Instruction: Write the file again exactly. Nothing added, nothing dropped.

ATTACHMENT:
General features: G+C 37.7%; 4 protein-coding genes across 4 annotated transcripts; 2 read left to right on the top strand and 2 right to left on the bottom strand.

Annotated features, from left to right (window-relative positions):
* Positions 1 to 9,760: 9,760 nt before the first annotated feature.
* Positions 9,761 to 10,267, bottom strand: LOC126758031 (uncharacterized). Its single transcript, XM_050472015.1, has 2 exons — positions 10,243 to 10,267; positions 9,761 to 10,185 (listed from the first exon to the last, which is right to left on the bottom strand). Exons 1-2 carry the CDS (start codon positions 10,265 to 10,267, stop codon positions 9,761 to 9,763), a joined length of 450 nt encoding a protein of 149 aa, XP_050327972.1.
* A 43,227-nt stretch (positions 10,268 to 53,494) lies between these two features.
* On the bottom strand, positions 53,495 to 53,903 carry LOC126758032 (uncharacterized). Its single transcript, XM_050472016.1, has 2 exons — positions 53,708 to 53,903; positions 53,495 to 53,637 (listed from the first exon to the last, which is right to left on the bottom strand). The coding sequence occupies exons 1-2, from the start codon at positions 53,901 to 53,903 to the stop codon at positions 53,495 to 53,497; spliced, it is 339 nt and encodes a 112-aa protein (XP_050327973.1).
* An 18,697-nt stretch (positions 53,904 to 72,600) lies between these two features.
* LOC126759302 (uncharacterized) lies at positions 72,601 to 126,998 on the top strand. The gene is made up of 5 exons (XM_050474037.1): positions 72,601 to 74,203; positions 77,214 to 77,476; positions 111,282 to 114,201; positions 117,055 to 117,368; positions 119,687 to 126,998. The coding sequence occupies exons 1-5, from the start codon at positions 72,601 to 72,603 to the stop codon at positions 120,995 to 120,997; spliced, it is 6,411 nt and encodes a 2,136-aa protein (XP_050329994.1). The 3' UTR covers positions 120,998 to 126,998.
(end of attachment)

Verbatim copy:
General features: G+C 37.7%; 4 protein-coding genes across 4 annotated transcripts; 2 read left to right on the top strand and 2 right to left on the bottom strand.

Annotated features, from left to right (window-relative positions):
* Positions 1 to 9,760: 9,760 nt before the first annotated feature.
* Positions 9,761 to 10,267, bottom strand: LOC126758031 (uncharacterized). Its single transcript, XM_050472015.1, has 2 exons — positions 10,243 to 10,267; positions 9,761 to 10,185 (listed from the first exon to the last, which is right to left on the bottom strand). Exons 1-2 carry the CDS (start codon positions 10,265 to 10,267, stop codon positions 9,761 to 9,763), a joined length of 450 nt encoding a protein of 149 aa, XP_050327972.1.
* A 43,227-nt stretch (positions 10,268 to 53,494) lies between these two features.
* On the bottom strand, positions 53,495 to 53,903 carry LOC126758032 (uncharacterized). Its single transcript, XM_050472016.1, has 2 exons — positions 53,708 to 53,903; positions 53,495 to 53,637 (listed from the first exon to the last, which is right to left on the bottom strand). The coding sequence occupies exons 1-2, from the start codon at positions 53,901 to 53,903 to the stop codon at positions 53,495 to 53,497; spliced, it is 339 nt and encodes a 112-aa protein (XP_050327973.1).
* An 18,697-nt stretch (positions 53,904 to 72,600) lies between these two features.
* LOC126759302 (uncharacterized) lies at positions 72,601 to 126,998 on the top strand. The gene is made up of 5 exons (XM_050474037.1): positions 72,601 to 74,203; positions 77,214 to 77,476; positions 111,282 to 114,201; positions 117,055 to 117,368; positions 119,687 to 126,998. The coding sequence occupies exons 1-5, from the start codon at positions 72,601 to 72,603 to the stop codon at positions 120,995 to 120,997; spliced, it is 6,411 nt and encodes a 2,136-aa protein (XP_050329994.1). The 3' UTR covers positions 120,998 to 126,998.